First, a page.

The White Road: A Pilgrimage of Sorts
|Author:||Edmund De Waal|
This is a Sunday Times Top Ten Bestseller. "Other things in the world are white but for me porcelain comes first". A handful of clay from a Chinese hillside carries a promise: that mixed with the right materials, it might survive the fire of the kiln, and fuse into porcelain - translucent, luminous, white. Acclaimed writer and potter Edmund de Waal sets out on a quest - a journey that begins in the dusty city of Jingdezhen in China and travels on to Venice, Versailles, Dublin, Dresden, the Appalachian Mountains of South Carolina and the hills of Cornwall to tell the history of porcelain. Along the way, he meets the witnesses to its creation; those who were inspired, made rich or heartsick by it, and the many whose livelihoods, minds and bodies were broken by this obsession. It spans a thousand years and reaches into some of the most tragic moments of recent times. In these intimate and compelling encounters with the people and landscapes who made porcelain, Edmund de Waal enriches his understanding of this rare material, the 'white gold' he has worked with for decades. It was also the Book of the Week on BBC Radio 4.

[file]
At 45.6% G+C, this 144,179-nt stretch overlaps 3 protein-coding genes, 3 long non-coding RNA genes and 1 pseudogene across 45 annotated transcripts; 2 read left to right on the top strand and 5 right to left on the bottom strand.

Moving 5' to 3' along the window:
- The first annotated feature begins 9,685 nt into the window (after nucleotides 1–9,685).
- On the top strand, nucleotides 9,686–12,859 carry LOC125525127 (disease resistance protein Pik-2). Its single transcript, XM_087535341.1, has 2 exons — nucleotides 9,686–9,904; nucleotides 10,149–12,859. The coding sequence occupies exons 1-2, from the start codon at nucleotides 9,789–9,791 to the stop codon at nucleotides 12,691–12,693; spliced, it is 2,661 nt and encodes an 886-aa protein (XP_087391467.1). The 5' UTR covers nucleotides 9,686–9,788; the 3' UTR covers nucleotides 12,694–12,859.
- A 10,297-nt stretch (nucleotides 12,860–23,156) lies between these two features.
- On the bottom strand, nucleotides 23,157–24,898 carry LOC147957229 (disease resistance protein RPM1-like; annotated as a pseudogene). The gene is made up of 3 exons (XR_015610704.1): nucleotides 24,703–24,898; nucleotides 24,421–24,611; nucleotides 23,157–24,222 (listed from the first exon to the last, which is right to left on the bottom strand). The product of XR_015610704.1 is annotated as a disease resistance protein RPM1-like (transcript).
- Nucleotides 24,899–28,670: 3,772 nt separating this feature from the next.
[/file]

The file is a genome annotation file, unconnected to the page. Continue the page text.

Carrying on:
The gripping story of the lure of porcelain, or 'white gold', from the Number One bestselling author of The Hare with Amber Eyes
"Sweeping in scope ... intimate in detail ... The White Road is a mesmirising and finely wrought work. It is also a cautionary tale about the price of beauty pursued at any cost." -- Ekow Eshun Independent on Sunday "I loved almost every word of de Waal's book. ... De Waal is intimate with the very stuff that he has tranformed so beautifully into pots; intimate with its history; intimate with the characters who make up its story. And yes, by the end, if this sort of elbow-grabbing book works for you - which it did triumphantly for me - he in intimate with his readers too" -- A. N. Wilson Financial Times "Graceful and insightful... this book is certainly the finest account of the many meanings of porcelain to the modern world that I have read" -- Tristram Hunt The Times "This book is a history of the making of porcelain - its discovery and rediscovery - from ancient China to Dachau. ... Mixed in with this history is a kind of autobiographical account of de Waal's own work. He says he thinks with his hands, and he is amazingly skilled at telling us what is happening as he feels the clay, turns the wheel, unloads the kiln." -- A. S. Byatt The Spectator "This is the most personal sort of book one can read: an account of a love affair. ... You learn everything you could possibly need to know about porcelain. ... You don't want to stop reading, because de Waal, with his sharp curator's eye, has excellent judgment when it comes to showing readers things that they will find fascinating, funny or moving." Daily Express